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What is Perception?

Perception is a dedicated cyber security tool designed to find malicious activity or configuration vulnerabilities on a network regardless of source or exploit.  It analyses all network traffic at a network core, or multiple cores, and identifies types of behaviour of that traffic.  It then carries out anomaly detection, and then carries out deeper analysis on the more unusual traffic through the network.  The data collected by Perception includes everything an analyst could need to discover malicious activity, possible network vulnerabilities, or network misconfigurations.  This data is presented to the analyst in the most simple format possible, so they can rapidly triage each behaviour, and with packet captures collected, they're able to see exactly what was travelling through the network if anything looks suspicious.  We believe Perception can increase the efficiency of any analysis team by an order of magnitude, why don't you contact us for a free trial to see for yourself?

What Does Perception Detect?

Perception is designed to allow the user to take a more secure approach to their network by alerting them to issues before, during and after any incidents.

Zero-day attacks

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The term ‘zero-day’ refers to threats that use undocumented or unknown exploits. The majority of cyber defence tools require

previous knowledge of these exploits to generate ‘rules’ or ‘signatures’ to identify the threat. If the activity matches the rule or signature, then it is stopped and identified as malicious. However, since zero-days by their very definition are not known, no rules or signatures exist, and therefore the majority of cyber defence tools do not have any way of stopping them.

Perception works differently to rule or signature- based systems. Rather than requiring a specific rule for each specific threat, Perception uses the concept of behaviours. The majority of new threats are only slight modifications of existing threats designed to not match any rules, the way they actually behave on a network is incredibly similar. By looking at this behaviour, Perception takes a more generalised approach to detecting threats, easily identifying all variants of a threat, including new modifications/variations that are designed to avoid signature based systems.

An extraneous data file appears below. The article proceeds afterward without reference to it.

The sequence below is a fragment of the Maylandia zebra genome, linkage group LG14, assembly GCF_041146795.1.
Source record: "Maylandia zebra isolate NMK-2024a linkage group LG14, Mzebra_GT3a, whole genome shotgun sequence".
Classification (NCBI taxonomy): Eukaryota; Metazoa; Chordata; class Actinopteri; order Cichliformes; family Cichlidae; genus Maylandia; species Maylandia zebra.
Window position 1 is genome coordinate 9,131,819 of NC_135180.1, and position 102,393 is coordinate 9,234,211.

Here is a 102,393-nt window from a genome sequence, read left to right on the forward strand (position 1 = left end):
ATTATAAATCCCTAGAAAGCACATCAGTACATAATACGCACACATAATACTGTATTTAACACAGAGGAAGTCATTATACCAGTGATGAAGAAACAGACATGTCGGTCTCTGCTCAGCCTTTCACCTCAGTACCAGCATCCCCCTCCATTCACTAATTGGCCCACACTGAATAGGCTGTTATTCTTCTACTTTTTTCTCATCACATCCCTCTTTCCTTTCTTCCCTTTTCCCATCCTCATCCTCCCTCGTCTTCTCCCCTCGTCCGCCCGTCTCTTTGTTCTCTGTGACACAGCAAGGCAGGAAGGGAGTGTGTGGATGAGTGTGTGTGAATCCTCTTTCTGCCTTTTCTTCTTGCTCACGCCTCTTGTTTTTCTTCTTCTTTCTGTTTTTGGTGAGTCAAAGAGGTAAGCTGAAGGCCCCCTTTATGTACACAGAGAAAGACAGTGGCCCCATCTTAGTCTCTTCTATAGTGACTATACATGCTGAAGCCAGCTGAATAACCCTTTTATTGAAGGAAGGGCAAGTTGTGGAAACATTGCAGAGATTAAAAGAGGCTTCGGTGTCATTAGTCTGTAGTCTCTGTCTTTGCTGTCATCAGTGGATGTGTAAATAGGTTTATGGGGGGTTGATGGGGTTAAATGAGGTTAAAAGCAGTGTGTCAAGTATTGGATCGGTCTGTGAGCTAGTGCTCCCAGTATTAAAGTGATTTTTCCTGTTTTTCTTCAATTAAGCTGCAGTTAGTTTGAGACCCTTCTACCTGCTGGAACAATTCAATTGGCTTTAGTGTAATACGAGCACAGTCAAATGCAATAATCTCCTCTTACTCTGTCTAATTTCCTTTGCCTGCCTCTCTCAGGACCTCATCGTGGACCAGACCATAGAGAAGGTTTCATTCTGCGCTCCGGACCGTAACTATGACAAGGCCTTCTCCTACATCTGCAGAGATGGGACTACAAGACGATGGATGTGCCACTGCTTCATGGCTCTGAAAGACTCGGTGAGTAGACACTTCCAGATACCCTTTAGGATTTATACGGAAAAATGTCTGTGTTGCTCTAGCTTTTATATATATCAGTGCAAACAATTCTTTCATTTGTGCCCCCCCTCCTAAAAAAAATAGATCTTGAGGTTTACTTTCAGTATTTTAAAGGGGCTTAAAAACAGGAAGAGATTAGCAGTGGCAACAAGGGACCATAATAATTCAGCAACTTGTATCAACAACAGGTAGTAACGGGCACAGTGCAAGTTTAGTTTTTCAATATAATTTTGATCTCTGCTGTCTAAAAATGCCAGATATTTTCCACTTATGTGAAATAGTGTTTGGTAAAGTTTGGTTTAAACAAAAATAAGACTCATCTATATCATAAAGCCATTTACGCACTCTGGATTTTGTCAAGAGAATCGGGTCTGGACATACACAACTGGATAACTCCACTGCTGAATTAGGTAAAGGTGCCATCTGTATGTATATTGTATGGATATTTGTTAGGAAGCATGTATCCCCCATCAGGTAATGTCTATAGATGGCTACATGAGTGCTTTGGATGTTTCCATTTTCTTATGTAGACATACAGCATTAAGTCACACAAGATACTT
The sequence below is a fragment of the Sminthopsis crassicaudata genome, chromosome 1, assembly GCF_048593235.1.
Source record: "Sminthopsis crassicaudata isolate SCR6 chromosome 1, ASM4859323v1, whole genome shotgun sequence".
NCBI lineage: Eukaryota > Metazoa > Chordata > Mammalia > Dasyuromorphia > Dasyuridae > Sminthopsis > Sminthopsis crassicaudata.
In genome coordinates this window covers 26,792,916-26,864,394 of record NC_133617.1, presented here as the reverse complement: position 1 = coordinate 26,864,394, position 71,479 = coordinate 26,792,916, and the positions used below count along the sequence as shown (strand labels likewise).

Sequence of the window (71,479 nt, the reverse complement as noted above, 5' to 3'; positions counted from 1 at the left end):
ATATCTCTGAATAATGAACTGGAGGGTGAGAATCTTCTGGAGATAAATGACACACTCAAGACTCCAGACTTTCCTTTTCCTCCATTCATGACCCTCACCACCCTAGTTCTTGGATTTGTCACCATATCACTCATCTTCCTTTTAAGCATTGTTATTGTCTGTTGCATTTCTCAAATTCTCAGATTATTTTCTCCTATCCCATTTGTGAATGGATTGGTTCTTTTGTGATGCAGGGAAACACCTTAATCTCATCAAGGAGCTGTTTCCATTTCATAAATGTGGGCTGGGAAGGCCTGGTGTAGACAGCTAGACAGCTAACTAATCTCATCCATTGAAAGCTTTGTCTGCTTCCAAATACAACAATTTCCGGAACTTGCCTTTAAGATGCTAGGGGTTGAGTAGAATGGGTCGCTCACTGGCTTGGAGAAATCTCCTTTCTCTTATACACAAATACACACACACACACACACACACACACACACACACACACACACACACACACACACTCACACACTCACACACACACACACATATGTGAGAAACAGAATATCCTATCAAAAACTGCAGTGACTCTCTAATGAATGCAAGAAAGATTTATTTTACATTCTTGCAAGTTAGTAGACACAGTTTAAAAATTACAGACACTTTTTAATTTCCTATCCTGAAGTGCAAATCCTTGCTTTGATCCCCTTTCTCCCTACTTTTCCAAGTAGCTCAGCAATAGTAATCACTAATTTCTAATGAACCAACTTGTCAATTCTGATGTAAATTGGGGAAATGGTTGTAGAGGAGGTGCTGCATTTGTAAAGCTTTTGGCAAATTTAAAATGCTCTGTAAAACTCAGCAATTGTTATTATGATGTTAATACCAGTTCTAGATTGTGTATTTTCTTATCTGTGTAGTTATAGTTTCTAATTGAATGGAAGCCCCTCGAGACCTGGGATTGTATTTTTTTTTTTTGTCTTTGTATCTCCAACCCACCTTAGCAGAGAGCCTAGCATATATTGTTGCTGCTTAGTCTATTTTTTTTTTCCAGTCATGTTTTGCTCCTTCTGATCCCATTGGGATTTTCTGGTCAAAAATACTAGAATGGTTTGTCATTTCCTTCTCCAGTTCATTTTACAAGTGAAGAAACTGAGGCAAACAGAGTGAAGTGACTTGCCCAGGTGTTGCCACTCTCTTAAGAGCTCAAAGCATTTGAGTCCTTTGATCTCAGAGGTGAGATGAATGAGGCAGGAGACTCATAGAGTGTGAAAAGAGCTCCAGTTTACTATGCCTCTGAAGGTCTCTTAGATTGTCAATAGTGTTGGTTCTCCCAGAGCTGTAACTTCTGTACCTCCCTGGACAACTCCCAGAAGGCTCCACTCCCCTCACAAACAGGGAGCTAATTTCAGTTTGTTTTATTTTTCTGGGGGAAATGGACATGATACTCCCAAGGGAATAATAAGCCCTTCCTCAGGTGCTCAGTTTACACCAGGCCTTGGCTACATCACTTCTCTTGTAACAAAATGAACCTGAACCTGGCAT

By defining activity behaviourally, rather than using rigid rules or signatures, the only way for a threat to pass Perception unnoticed is for it to fundamentally change the way it behaves without being anomalous, a massive undertaking of engineering effort. The chances of this occurring are even further reduced by the fact that there’s only so much malicious activity you can do on a network (steal data/destroy data/modify data/disrupt communications/move within a network), all of which is covered in some way by the behavioural identification system within Perception.


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Although it is often thought that the greatest risk to an organisation’s data is from the most advanced attacks, in the real world the picture is vastly different. Studies have shown that the greatest threat to network security are the humans inside the network accidentally causing data breaches, accounting for around 37% of all data breaches (2015 BakerHostetler Data Security Incident Response Report). This statistic doesn’t include malicious insiders, users who intentionally misuse IT systems to cause financial and reputational damage.

The simplest question to ask regarding these types of breaches is why can’t traditional network security systems contain them efficiently? The problem that organisations are faced with is that these users are often fully authorised to do what they are doing, and the network cannot inherently understand that what they are allowed to do may not be safe.

There are steps that can be taken to mitigate this type of threat, such as restricting access privileges so that all data is strictly ‘need to know’. The problem this leaves us with is when users require access to certain data, that data is still at risk should the user misuse the network.

Identifying user behaviour that could put an organisation’s systems at risk is an important part of Perception. Looking at network activity behaviourally, rather than matching it to signatures, allows Perception to detect risks of data breaches regardless of whether they are software-based or human-based.